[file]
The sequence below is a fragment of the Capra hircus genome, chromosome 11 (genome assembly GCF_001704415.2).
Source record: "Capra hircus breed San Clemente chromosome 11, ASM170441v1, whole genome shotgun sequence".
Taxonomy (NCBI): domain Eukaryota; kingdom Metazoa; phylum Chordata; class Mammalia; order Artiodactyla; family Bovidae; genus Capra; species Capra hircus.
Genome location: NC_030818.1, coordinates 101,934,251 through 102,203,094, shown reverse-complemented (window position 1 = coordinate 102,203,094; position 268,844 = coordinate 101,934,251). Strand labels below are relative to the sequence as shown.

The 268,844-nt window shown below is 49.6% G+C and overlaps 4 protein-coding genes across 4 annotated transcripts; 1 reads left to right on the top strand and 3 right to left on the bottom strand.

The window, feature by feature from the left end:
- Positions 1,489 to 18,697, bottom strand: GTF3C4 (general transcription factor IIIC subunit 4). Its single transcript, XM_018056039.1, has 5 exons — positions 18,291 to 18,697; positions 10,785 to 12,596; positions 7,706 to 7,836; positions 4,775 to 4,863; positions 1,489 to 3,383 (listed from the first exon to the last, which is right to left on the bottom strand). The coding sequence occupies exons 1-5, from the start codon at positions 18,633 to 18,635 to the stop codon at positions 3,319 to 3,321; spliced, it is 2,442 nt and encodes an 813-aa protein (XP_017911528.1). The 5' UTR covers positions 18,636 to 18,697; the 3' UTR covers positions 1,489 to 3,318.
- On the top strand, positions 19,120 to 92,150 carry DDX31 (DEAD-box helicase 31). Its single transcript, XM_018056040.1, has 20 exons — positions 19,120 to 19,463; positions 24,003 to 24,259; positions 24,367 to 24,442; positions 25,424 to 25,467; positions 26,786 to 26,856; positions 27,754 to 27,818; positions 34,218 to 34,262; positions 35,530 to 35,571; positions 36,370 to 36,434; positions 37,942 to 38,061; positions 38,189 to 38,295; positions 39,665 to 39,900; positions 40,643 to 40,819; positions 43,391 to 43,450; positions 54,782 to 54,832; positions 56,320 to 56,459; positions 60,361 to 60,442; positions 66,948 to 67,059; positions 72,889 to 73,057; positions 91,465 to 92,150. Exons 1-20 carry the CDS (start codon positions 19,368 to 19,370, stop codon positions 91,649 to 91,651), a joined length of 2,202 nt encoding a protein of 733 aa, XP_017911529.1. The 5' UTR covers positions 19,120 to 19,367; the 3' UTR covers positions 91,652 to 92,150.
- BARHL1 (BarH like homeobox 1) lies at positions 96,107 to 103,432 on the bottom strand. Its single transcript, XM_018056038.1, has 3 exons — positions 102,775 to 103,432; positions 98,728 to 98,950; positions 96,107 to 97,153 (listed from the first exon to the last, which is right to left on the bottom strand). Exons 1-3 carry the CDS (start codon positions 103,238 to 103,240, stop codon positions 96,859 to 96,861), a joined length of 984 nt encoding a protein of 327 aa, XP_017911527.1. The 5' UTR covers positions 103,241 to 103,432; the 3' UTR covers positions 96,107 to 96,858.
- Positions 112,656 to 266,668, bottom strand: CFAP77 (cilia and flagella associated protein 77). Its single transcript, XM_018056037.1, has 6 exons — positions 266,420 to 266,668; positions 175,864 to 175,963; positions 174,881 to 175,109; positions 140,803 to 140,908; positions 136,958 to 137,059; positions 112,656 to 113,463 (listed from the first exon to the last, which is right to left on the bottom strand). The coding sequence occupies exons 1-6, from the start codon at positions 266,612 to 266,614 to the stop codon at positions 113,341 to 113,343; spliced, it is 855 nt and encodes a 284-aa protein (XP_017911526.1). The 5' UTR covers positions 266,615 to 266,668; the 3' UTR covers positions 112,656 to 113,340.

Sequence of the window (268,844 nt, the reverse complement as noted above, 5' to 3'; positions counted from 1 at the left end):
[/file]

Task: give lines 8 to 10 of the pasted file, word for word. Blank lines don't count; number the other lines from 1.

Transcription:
- On the top strand, positions 19,120 to 92,150 carry DDX31 (DEAD-box helicase 31). Its single transcript, XM_018056040.1, has 20 exons — positions 19,120 to 19,463; positions 24,003 to 24,259; positions 24,367 to 24,442; positions 25,424 to 25,467; positions 26,786 to 26,856; positions 27,754 to 27,818; positions 34,218 to 34,262; positions 35,530 to 35,571; positions 36,370 to 36,434; positions 37,942 to 38,061; positions 38,189 to 38,295; positions 39,665 to 39,900; positions 40,643 to 40,819; positions 43,391 to 43,450; positions 54,782 to 54,832; positions 56,320 to 56,459; positions 60,361 to 60,442; positions 66,948 to 67,059; positions 72,889 to 73,057; positions 91,465 to 92,150. Exons 1-20 carry the CDS (start codon positions 19,368 to 19,370, stop codon positions 91,649 to 91,651), a joined length of 2,202 nt encoding a protein of 733 aa, XP_017911529.1. The 5' UTR covers positions 19,120 to 19,367; the 3' UTR covers positions 91,652 to 92,150.
- BARHL1 (BarH like homeobox 1) lies at positions 96,107 to 103,432 on the bottom strand. Its single transcript, XM_018056038.1, has 3 exons — positions 102,775 to 103,432; positions 98,728 to 98,950; positions 96,107 to 97,153 (listed from the first exon to the last, which is right to left on the bottom strand). Exons 1-3 carry the CDS (start codon positions 103,238 to 103,240, stop codon positions 96,859 to 96,861), a joined length of 984 nt encoding a protein of 327 aa, XP_017911527.1. The 5' UTR covers positions 103,241 to 103,432; the 3' UTR covers positions 96,107 to 96,858.
- Positions 112,656 to 266,668, bottom strand: CFAP77 (cilia and flagella associated protein 77). Its single transcript, XM_018056037.1, has 6 exons — positions 266,420 to 266,668; positions 175,864 to 175,963; positions 174,881 to 175,109; positions 140,803 to 140,908; positions 136,958 to 137,059; positions 112,656 to 113,463 (listed from the first exon to the last, which is right to left on the bottom strand). The coding sequence occupies exons 1-6, from the start codon at positions 266,612 to 266,614 to the stop codon at positions 113,341 to 113,343; spliced, it is 855 nt and encodes a 284-aa protein (XP_017911526.1). The 5' UTR covers positions 266,615 to 266,668; the 3' UTR covers positions 112,656 to 113,340.